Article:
Table of Contents
- 1 What were the effects of the Great Fire of London?
- 2 How did the Great Fire of London influence building control?
- 3 Who rebuilt London after the Great Fire?
- 4 Why was the Great Fire of London important?
- 5 How has London changed since the Great Fire ks1?
- 6 When was the Great Fire of London painted?
- 7 What was life like during the Great Fire?
What were the effects of the Great Fire of London?
The damage caused by the Great Fire was immense: 436 acres of London were destroyed, including 13,200 houses and 87 out of 109 churches. Some places still smouldered for months afterwards. Only 51 churches and about 9000 houses were rebuilt.
How did London change after the great fire?
The street layout mostly remained the same, and within 10 years the area ravaged by fire had been rebuilt, bringing new architecture to the old city quickly and on a large scale. In all, Wren oversaw the rebuilding of 52 churches, 36 company halls, and the memorial to the great fire, Monument.
How did the Great Fire of London influence building control?
upper floors of houses were no longer permitted to jut out over the floor below. hanging signs were banned. all houses or buildings, whether great or small, were to be built only in brick or stone – if new houses were built of other materials they would be pulled down, meaning no more building with wood and thatch*.
How did the Great Fire of London affect building regulations?
Who rebuilt London after the Great Fire?
architect Sir Christopher Wren
After the fire, architect Sir Christopher Wren submitted plans for rebuilding London to Charles II.
How is the Great Fire of London remembered today?
People whose homes had burned down lived in tents in the fields around London while buildings were rebuilt. Sir Christopher Wren designed a monument to remember the Great Fire of London, which still stands today.
Why was the Great Fire of London important?
Although the Great Fire was a catastrophe, it did cleanse the city. The overcrowded and disease ridden streets were destroyed and a new London emerged. A monument was erected in Pudding Lane on the spot where the fire began and can be seen today, where it is a reminder of those terrible days in September 1666.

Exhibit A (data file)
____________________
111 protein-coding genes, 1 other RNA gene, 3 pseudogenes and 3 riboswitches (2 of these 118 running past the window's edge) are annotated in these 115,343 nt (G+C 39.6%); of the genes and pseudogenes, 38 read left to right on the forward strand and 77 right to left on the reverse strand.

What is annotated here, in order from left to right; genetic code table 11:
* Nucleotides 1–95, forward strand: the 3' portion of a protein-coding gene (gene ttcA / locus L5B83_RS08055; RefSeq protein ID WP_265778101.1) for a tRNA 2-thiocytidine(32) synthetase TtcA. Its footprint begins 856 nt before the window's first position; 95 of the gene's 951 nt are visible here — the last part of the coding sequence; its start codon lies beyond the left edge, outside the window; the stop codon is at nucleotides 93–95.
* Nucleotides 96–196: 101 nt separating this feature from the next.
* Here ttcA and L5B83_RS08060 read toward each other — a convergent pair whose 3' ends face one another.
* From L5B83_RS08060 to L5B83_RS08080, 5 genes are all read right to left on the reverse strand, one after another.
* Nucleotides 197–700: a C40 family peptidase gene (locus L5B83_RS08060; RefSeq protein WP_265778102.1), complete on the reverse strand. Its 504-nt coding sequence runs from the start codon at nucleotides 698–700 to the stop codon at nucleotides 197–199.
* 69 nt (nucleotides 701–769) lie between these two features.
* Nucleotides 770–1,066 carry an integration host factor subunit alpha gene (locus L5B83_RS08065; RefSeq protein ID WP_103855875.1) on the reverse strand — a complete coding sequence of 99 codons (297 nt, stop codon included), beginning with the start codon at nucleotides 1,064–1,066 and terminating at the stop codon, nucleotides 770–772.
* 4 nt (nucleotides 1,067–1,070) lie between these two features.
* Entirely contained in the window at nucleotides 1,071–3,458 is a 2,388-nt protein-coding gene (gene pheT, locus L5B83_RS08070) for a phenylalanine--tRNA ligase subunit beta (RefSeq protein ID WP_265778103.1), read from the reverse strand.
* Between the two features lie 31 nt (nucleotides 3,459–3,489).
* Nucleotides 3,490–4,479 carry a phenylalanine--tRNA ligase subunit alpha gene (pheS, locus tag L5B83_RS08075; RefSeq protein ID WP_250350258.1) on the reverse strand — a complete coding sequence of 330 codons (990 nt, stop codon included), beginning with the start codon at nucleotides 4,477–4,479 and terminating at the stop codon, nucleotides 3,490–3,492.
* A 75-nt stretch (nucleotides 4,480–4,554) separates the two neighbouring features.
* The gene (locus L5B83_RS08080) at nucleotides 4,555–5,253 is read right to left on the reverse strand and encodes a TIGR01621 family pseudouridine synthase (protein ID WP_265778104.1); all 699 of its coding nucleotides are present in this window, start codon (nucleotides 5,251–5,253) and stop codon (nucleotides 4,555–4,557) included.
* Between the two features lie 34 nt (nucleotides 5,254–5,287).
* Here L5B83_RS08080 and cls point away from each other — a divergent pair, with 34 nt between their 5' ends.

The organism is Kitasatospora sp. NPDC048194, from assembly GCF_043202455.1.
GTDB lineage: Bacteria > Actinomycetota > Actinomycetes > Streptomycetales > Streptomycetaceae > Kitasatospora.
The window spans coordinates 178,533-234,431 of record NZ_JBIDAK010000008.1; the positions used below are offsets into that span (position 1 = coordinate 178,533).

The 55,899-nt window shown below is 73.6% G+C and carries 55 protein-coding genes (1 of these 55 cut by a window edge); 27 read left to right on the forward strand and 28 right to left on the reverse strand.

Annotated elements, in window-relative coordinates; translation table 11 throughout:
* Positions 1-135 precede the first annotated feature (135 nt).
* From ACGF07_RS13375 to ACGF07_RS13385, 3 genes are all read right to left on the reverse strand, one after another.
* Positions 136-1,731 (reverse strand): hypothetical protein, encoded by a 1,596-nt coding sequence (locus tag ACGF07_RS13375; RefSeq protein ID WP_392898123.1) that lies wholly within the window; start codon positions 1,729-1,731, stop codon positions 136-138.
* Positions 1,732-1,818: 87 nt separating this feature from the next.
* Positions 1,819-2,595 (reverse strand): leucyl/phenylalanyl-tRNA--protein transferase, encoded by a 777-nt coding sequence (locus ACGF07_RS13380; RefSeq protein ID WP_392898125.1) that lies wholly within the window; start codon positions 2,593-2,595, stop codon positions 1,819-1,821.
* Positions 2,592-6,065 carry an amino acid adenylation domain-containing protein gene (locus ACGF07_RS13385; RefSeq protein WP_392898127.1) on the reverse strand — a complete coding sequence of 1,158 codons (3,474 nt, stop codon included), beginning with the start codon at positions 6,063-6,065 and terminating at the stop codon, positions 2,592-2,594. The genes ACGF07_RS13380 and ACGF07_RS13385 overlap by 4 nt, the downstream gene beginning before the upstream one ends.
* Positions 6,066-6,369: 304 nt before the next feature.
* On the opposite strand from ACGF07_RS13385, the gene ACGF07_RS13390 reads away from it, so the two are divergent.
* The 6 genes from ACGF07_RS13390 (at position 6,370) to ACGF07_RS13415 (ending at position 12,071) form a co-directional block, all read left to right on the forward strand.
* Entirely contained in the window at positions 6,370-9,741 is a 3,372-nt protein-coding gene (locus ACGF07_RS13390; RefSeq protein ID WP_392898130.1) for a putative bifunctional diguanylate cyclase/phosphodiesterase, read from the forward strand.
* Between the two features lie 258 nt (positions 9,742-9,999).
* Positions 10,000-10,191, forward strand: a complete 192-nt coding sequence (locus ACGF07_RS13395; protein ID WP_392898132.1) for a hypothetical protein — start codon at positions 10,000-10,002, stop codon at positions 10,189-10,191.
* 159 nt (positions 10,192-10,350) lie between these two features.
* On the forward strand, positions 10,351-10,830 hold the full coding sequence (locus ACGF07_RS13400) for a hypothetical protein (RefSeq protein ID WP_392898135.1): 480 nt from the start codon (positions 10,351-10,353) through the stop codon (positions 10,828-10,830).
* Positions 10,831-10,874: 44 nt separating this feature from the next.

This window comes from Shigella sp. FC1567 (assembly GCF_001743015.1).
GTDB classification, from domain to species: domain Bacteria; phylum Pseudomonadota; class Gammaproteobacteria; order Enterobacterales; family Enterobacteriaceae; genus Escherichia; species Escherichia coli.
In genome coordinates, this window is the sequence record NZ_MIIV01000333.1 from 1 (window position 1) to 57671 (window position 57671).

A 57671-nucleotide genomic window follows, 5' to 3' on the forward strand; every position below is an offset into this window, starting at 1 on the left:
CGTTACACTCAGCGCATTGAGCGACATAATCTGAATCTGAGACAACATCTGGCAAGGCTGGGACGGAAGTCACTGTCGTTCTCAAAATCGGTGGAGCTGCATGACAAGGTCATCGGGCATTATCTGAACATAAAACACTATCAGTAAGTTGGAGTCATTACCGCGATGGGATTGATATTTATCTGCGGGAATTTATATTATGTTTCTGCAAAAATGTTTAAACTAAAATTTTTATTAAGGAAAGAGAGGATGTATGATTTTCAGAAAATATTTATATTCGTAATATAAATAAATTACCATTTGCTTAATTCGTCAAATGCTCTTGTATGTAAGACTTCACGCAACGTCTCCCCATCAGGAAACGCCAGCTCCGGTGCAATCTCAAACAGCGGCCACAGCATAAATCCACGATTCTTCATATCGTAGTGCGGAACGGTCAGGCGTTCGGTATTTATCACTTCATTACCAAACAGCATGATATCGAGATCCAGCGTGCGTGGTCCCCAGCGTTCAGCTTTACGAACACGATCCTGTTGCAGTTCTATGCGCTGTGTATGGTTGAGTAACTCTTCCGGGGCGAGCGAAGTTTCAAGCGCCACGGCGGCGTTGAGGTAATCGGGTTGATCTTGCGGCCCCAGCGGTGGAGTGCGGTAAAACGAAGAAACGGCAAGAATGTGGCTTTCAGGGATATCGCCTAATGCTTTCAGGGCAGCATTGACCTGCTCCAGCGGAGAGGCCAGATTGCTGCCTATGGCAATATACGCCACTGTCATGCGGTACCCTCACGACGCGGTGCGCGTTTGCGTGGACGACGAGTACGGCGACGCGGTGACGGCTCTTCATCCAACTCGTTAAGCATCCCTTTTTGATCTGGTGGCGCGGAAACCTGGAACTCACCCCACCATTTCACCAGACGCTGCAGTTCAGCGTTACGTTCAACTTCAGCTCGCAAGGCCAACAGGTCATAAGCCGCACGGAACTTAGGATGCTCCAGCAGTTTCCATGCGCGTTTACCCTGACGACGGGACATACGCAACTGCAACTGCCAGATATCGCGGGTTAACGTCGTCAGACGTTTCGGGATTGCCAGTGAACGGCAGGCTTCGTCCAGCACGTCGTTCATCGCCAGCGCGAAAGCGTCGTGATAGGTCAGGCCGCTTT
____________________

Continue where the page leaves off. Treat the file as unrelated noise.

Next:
How many died in the Great Fire of London?
On Sunday, September 2, 1666, London caught on fire. The city burned through Wednesday, and the fire—now known as The Great Fire of London—destroyed the homes of 70,000 out of the 80,000 inhabitants of the city. But for all that fire, the traditional death toll reported is extraordinarily low: just six verified deaths.
How has London changed since the Great Fire ks1?
The new London was cleaner and healthier. Architects began to plan the new city. There were 9000 homes to be rebuilt! They couldn’t change the whole city because people who owned the buildings that had been destroyed by fire wanted to build new buildings in exactly the same places.
What was the effect of the Great Fire of London?
The Fire of London had great effects on the city. There were both positive and negative roles played. The negative effects of this fire was the is destroyed everything in its path. If left nothing for the people to keep.
When was the Great Fire of London painted?
Oil painting of the Great Fire seen from Ludgate, c1670. Originally black with dirt, the painting was restored in about 1910, revealing this vivid Great Fire scene The Great Fire of London raged for four days in 1666, destroying much of the city and leaving some 100,000 people homeless.
Who was king at time of Great Fire of London?
It is known that the king at the time, King Charles II, helped in efforts to stop the fire. However, it was too little and too late. There was nothing the city could do to prevent the fire from making its way to the St. Paul’s Cathedral and destroying it.
What was life like during the Great Fire?
It was very crowded. The streets were narrow and dusty. The houses were made of wood and very close together. Inside their homes, people used candles for light and cooked on open fires. A fire could easily get out of control. In those days there were no fire engines or firemen to stop a fire from spreading.